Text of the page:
When Kieran Mahoney’s Central Valley Bears line up for today’s state Class 4A boys high school cross country championship race in Pasco, he does not want his runners thinking about what they’re running for.
Not about trophies. Not about medals. Not about glories and not about final career races.
None of that, he insists.
“I want them thinking about who they’re running for,” the third-year coach said. “Cross country is the ultimate team sport. To be successful, you absolutely cannot go out and run selfishly. They need to be accountable to each other and run like the group of brothers that they are and run for each other.”
It’s a concept championed by Mahoney’s mentor, legendary Mead coach Pat Tyson.
“I started coaching under him and he’s been a wonderful mentor,” Mahoney said. “He’s always been willing to go talk to runners and we had him come out to talk to our guys. He told them to race for each other.”
Mahoney attributes that simple approach to the team’s outstanding performance at last week’s regional tournament at Wandermere, where the Bears finished third behind Eisenhower and Wenatchee to qualify for state for the first time under Mahoney.
“On paper we’re not built like your classic cross country contender,” Mahoney said. “Your classic team has one or two runners who run at the front of the pack and generally finish in the top 10. We don’t have that. At regionals our No. 1 runner finished 15th.
“For us to compete, we have to get our top five runners all grouped within 30 seconds of each other. We’d come close to that the last few meets. I didn’t realize until I looked at the score sheet that our top five runners at regionals were 25 seconds apart.”
Getting to that kind of a finish took some hard work and a change of wardrobe.
The Bears ran well in the first meet of the season, a five-point loss at CV to rival University, but Mahoney was displeased by their performance at Mt. Spokane the following week.
“We did not run well – I don’t know what we were thinking about, but it wasn’t racing,” Mahoney said. “I’ve never raised my voice to a team before, but I told them in no uncertain terms just how displeased I was.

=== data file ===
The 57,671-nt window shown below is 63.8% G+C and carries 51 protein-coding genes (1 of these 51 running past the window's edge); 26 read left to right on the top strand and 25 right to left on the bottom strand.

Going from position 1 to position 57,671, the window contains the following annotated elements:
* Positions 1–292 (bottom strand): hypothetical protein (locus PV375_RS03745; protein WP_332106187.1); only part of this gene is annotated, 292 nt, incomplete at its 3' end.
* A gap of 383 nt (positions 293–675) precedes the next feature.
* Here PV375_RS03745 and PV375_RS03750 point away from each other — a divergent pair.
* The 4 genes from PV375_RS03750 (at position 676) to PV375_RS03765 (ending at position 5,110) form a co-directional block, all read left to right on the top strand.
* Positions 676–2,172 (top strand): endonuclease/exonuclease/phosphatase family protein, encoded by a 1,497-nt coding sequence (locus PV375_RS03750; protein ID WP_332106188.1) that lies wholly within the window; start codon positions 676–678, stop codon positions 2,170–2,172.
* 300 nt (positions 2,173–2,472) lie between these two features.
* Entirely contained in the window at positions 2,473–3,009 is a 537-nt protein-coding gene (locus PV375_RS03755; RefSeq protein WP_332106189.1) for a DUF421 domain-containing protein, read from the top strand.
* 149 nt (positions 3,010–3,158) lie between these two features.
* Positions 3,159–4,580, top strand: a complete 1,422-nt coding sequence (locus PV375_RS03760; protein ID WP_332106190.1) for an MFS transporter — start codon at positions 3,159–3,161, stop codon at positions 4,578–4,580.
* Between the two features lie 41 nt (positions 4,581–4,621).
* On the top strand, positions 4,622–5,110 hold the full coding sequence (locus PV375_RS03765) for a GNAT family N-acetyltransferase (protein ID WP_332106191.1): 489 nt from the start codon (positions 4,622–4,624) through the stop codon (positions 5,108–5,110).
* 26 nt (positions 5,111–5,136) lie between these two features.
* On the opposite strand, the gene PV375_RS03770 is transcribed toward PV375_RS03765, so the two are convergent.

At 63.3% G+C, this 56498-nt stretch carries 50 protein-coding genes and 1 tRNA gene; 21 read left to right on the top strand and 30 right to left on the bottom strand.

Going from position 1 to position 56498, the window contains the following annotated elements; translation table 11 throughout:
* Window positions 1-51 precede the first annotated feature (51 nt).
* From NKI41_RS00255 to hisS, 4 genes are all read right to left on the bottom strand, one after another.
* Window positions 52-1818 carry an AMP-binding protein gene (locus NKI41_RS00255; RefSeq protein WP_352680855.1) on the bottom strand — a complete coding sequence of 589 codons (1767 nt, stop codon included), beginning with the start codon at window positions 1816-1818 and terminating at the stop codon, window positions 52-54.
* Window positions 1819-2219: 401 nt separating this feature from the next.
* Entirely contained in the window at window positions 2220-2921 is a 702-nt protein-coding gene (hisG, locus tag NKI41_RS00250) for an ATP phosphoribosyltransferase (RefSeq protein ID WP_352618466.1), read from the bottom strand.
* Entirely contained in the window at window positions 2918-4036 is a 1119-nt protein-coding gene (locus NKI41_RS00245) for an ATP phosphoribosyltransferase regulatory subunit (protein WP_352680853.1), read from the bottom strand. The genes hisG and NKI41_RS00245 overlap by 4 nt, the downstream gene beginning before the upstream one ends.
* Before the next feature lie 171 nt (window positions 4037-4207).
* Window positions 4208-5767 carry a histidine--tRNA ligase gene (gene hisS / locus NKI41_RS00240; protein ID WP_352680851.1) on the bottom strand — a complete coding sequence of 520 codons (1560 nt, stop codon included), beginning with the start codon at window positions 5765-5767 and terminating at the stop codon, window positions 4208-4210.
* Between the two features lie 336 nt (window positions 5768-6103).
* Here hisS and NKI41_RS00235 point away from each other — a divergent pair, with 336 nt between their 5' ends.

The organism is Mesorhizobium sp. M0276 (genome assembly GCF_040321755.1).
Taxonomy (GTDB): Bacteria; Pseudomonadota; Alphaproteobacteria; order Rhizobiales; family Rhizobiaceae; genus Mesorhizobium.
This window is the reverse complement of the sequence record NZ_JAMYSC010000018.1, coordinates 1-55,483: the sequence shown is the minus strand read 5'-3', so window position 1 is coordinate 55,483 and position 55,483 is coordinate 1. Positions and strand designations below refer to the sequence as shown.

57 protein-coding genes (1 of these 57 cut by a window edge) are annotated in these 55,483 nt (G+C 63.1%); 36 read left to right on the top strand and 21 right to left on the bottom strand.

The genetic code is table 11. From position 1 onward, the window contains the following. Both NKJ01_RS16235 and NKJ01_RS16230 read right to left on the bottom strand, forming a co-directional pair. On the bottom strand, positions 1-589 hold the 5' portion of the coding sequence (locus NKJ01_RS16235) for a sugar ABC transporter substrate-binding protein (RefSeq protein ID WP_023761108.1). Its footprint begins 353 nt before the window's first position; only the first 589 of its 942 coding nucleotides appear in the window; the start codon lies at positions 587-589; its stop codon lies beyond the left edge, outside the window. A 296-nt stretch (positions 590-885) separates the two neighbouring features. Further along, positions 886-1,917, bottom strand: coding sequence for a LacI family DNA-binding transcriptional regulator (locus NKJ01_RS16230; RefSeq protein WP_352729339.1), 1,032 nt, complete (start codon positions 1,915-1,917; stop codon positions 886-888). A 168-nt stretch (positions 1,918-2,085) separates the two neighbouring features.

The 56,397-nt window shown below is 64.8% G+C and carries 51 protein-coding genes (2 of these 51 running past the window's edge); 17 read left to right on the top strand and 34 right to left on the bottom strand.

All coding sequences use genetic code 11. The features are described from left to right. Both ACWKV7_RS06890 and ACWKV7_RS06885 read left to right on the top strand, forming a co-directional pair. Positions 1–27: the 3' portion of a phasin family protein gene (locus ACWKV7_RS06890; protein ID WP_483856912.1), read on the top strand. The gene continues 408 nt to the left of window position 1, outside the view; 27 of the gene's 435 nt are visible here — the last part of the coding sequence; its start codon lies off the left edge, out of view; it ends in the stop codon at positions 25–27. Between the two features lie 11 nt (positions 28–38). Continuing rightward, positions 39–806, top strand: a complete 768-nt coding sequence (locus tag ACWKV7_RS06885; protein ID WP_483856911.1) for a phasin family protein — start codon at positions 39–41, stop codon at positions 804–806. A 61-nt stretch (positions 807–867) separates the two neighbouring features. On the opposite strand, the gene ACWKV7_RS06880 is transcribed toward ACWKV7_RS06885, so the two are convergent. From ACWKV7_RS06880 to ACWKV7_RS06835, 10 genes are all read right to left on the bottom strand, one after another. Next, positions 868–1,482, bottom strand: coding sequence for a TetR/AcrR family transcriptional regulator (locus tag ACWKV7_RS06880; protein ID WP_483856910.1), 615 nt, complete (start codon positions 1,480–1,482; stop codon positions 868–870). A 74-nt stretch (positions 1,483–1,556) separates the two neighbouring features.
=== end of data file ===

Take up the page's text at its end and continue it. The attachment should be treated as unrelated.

“I don’t think people fully realize just how tough the Greater Spokane League is in cross country. There are no gimme wins in this league. You can’t just pull up to the drive-thru window and order up a league championship. You have to work hard and you have to sacrifice to be successful. I think when I first got here, we were a little afraid of the top teams – the Ferrises and the Meads and the North Centrals – and we ran like it. We’re over that, thankfully, and our kids realize that, if they put in the hard work over the summer and follow the race plan, they can compete with the best teams in the league – and if you can run with them, you can run with anyone in the country.”
Mahoney showed his displeasure by taking away his team’s new race uniforms.
“At the beginning of the year we’d bought new Nike uniforms for them and I took them away after that race. I told them they could have them back when they earned them.”
The coach turned up the intensity of his workouts and the team began to buy into the brotherly mindset. The spacing between No. 1 runner Corey Hunter and the team’s No. 5 began narrowing, inching closer to the half-minute goal.
“We don’t spend a lot of time talking about the course or about tactics,” Mahoney said. “We didn’t talk about it at all before regionals – we went up and took a look at Wandermere, but didn’t spend much time on it because I didn’t want to put a lot of meaningless stuff in their heads. I won’t even begin to talk about the state course until Thursday and even then, I won’t give them a lot of details. It’s a golf course – that’s about all they really need to know.”
Before the regional race, the coach talked about two things.
“I wrote on each one of their fingers before the race with a Sharpie,” he said. “I wrote one word, ‘Brothers,’ on a finger.
“I told them that this race wasn’t about them. Throw all that personal stuff out. I told them to run for their brothers.”
Oh, and he gave them back their new jerseys.
The result was the team’s best race of the season.
“Corey Hunter is so close to becoming a true No. 1 runner,” Mahoney said. “He’s been running right there with the best runners in the league and he ran well at regional. He faded in the last mile, but he hung in there. Drew Brown, one of our seniors, ran his best race ever.”
Brown, who generally finishes behind sophomore Matt Hommel and junior Logan Giese, uncorked a 16:34 at regionals to finish second. Senior Isaac Seward was third at 16:43, with Giese and Hommel right behind at 16:46 and 16:49, respectively.
Mahoney expects the same kind of effort today, and he expects the team has already won where it counts.
“We’re all about building the kind of program that competes like this every year,” he said. “Last year’s team never got to run here, so we’ve already beaten what we did last year. And having run here with a team that, for the most part, will be back again next year, we’re going to be even better because they’ll have seen what it takes to get to state and to be successful at state.
“Our freshmen are loaded and our junior varsity finished second, so we have a lot of talent just waiting for the chance to run on the varsity.”
In short, Mahoney wants his boys to have the kind of success the Central Valley girls already have enjoyed.
They are running in their seventh consecutive state championship race – the longest string of state meet appearances in GSL history.